The perils of buying online – if it sounds too good to be true, it probably is!

News has broken this week of yet another example of a mobility-aid scam “doing the rounds” online. This should serve as a stark warning to people considering a mobility aid of their own – always buy from credible vendors with an offline presence that you can visit in person. Today’s tale features a dog trainer from Surrey, and a fold-up mobility scooter that has turned out to be entirely fictional.

On Monday, the Express published a story about Lu Candy, an animal behaviour specialist who runs a popular dog training school in Walton-on-Thames, Surrey. Inspired by a friend, whose life had recently been revolutionised by her purchase of a mobility scooter, Lu decided to look for one herself. What she found seemed too good to be true – and, as often turns out to be the case, it was.

After searching for mobility scooters on Google, Lu was contacted out of the blue by a seller on Facebook. What was on offer seemed incredible: a fold-up mobility scooter for just £108.66. She jumped at the offer, telling the Express “I got an email back confirming the purchase and saying that they would be in touch when it was being dispatched. But then it all went quiet and there was no more contact.”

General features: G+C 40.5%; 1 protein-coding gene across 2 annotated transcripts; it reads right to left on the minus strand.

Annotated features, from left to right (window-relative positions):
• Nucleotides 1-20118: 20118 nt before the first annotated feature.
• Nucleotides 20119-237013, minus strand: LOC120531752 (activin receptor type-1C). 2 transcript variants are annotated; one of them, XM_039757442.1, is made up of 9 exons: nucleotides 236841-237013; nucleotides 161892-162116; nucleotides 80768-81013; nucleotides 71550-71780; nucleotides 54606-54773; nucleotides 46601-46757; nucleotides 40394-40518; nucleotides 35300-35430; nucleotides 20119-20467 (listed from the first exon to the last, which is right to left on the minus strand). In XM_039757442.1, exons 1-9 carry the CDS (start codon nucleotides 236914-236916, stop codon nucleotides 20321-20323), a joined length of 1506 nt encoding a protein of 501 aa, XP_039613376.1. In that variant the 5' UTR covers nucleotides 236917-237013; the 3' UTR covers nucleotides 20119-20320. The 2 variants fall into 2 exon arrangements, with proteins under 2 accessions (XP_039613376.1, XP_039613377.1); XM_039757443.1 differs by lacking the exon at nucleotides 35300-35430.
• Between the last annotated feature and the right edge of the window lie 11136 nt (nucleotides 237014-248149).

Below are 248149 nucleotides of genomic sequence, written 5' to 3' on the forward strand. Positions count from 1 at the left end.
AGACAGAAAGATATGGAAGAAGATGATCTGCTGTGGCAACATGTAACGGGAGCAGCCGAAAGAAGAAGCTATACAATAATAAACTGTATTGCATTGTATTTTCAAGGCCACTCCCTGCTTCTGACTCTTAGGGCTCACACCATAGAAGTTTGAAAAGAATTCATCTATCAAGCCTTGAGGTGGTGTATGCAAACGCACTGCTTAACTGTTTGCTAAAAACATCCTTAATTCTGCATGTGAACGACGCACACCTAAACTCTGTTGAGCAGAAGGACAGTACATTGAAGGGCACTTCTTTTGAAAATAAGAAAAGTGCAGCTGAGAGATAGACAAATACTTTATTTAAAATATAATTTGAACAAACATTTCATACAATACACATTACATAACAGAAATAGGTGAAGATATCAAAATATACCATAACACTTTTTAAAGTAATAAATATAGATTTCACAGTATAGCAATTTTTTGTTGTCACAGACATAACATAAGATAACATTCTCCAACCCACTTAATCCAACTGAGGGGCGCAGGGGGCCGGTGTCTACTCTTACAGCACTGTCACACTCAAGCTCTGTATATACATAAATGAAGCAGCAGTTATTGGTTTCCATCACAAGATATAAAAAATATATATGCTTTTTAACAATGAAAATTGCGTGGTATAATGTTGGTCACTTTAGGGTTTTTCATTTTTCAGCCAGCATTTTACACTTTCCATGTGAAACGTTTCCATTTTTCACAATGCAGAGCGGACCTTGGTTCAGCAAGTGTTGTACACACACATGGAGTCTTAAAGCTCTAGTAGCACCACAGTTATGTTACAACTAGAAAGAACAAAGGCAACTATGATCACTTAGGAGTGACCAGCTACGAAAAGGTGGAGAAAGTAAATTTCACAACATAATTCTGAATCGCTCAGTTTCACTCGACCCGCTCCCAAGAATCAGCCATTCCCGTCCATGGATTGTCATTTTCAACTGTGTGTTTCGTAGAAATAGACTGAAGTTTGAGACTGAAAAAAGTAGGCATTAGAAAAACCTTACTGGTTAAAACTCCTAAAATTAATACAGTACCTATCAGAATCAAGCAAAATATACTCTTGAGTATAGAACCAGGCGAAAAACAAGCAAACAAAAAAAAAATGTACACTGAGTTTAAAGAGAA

Lu paid a company that lists its address in Shanghai, China, through her debit card. It is important to realise that debit cards do not have stringent consumer protections in place – it is up to the card issuer to decide whether or not it should refund transactions like this one, which was clearly a case of fraud. Thankfully for Lu, and to its credit, Barclays Bank was quick to offer a temporary refund while she continues to pursue the cheat that took her money.

Lu is not the only person to fall foul of these particular scammers. Victims have made themselves known from Australia, the US, and numerous other countries. So, if you or someone you love is contacted online and offered a mobility scooter at a fraction of the standard price, please remember the old adage “buyer beware”. Sadly, the people that these scams are targeted at (and the ones who often fall for them) tend to be the most vulnerable people in our society.

If you, or a friend or family member, need a mobility aid, remember to always do business with a reputable company. That means having an active BHTA membership (you’ll find the logo on the bottom of our homepage) and a physical location (you’ll find maps to ours on our contact page). And remember – if you want a top-class service from a trained professional, Shire Mobility is only ever a call away. Just get in touch here.

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